Top Stories

  • George F. Will: The benefits of prudence

    Published: Thu, Mar 13, 2014

    WASHINGTON — In September 1958, a future columnist, then 17, was unpacking as a college freshman when upperclassmen hired by tobacco companies knocked on his dormitory door, distributing free mini-packs of cigarettes. He and many other aspiring sophisticates became smokers. Six years later — 50 years ago: Jan. 11, 1964 — when the Surgeon General published the report declaring tobacco carcinogenic, more than 40 percent of American adults smoked. Today, when smoking is considered declassee rather than sophisticated, fewer than one-fifth do. In June 1971, a New York couple decided their Bon Vivant brand vichyssoise tasted strange so they put aside their bowls, too late. Within hours he was dead and she was paralyzed from

  • State Rep. Anastasia Pittman: Expand telemedicine in Oklahoma

    BY state REP. ANASTASIA PITTMAN | Updated: Wed, Mar 12, 2014

    Although I supported the Medicaid expansion in Oklahoma, I can read the writing on the wall: Most Oklahomans don’t support the expansion. This doesn’t mean we can drop the discussion of health policy in Oklahoma when the March 31 deadline is quickly approaching for those who are eligible to enroll. Oklahoma has a severe shortage of health care professionals. State law allows for the reimbursement of Medicaid recipients in rural areas for telemedicine services. This is a good practice, but it leaves a large portion of the population unserved. Portions of the urban population, particularly minorities, also have limited access to health care and should be allowed to take advantage of the benefits of telemedicine.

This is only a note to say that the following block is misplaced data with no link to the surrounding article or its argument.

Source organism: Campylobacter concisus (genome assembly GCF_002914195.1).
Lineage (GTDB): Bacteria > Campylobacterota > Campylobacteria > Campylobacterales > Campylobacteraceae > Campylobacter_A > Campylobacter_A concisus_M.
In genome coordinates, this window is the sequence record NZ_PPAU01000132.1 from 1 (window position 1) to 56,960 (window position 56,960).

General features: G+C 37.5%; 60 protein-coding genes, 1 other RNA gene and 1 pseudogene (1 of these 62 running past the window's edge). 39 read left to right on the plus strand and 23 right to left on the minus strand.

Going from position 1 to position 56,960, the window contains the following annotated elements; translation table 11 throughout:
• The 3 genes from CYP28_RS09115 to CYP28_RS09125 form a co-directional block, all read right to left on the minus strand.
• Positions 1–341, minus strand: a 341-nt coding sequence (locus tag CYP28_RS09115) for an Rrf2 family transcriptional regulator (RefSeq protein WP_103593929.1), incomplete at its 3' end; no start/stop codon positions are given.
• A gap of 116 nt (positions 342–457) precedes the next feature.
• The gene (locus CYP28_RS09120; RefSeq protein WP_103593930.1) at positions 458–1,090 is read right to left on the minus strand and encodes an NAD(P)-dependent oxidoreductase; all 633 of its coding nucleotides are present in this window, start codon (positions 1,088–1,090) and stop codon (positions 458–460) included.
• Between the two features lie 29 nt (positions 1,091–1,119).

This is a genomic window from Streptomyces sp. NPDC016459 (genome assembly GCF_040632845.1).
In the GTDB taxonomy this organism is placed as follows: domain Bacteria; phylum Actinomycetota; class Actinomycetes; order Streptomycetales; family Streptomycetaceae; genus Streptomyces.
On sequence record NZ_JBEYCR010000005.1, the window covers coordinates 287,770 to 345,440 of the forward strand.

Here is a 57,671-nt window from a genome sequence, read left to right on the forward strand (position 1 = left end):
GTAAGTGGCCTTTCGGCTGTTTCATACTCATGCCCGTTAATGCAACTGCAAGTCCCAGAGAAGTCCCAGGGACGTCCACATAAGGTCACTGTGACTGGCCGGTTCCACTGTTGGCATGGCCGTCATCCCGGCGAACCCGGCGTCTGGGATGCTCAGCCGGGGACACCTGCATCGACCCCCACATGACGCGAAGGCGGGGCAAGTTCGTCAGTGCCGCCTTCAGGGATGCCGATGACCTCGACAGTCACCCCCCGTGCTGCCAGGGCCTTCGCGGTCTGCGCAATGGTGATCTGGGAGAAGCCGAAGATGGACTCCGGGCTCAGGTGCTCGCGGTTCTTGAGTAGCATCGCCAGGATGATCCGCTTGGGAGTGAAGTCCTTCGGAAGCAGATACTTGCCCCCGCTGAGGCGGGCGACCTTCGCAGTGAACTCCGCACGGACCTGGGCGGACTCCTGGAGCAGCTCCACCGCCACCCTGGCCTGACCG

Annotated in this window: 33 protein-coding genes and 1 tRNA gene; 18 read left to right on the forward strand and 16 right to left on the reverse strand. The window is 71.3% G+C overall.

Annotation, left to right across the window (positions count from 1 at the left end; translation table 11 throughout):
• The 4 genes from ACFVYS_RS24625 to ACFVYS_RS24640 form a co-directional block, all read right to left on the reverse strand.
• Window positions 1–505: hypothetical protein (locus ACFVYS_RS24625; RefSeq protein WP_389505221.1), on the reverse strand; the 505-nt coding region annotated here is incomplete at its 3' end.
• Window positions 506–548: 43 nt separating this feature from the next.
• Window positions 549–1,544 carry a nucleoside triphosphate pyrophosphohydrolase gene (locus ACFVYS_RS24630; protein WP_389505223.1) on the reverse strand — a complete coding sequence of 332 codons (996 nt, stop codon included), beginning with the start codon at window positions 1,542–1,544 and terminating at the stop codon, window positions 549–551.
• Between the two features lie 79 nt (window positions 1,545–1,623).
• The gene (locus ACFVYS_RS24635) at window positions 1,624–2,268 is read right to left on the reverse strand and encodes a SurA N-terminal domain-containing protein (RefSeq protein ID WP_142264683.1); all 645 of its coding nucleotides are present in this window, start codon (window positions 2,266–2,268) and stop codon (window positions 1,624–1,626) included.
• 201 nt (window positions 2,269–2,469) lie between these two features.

• Washington Examiner: Mostly hot air coming from U.S. Senate global warming “talkathon”

    The Oklahoman Editorial | Published: Wed, Mar 12, 2014

    CYNICS might well suggest that Monday night’s global warming “talkathon” by Senate Democrats from deep-blue states provided enough hot air to heat up the atmosphere. But such cynicism would miss the deeper significance of a political maneuver that was difficult to rationalize, even by Washington standards. Led by Sen. Brian Schatz of Hawaii, the talkathon featured an all-night procession of Democratic senators pouring forth global warming alarmism, derision for global warming “deniers” and strident demands for “action.” Notably absent from the proceedings were Democrats seeking re-election in November from red states – Mary Landrieu of Louisiana, Mark Pryor of Arkansas and Kay Hagan of North Carolina.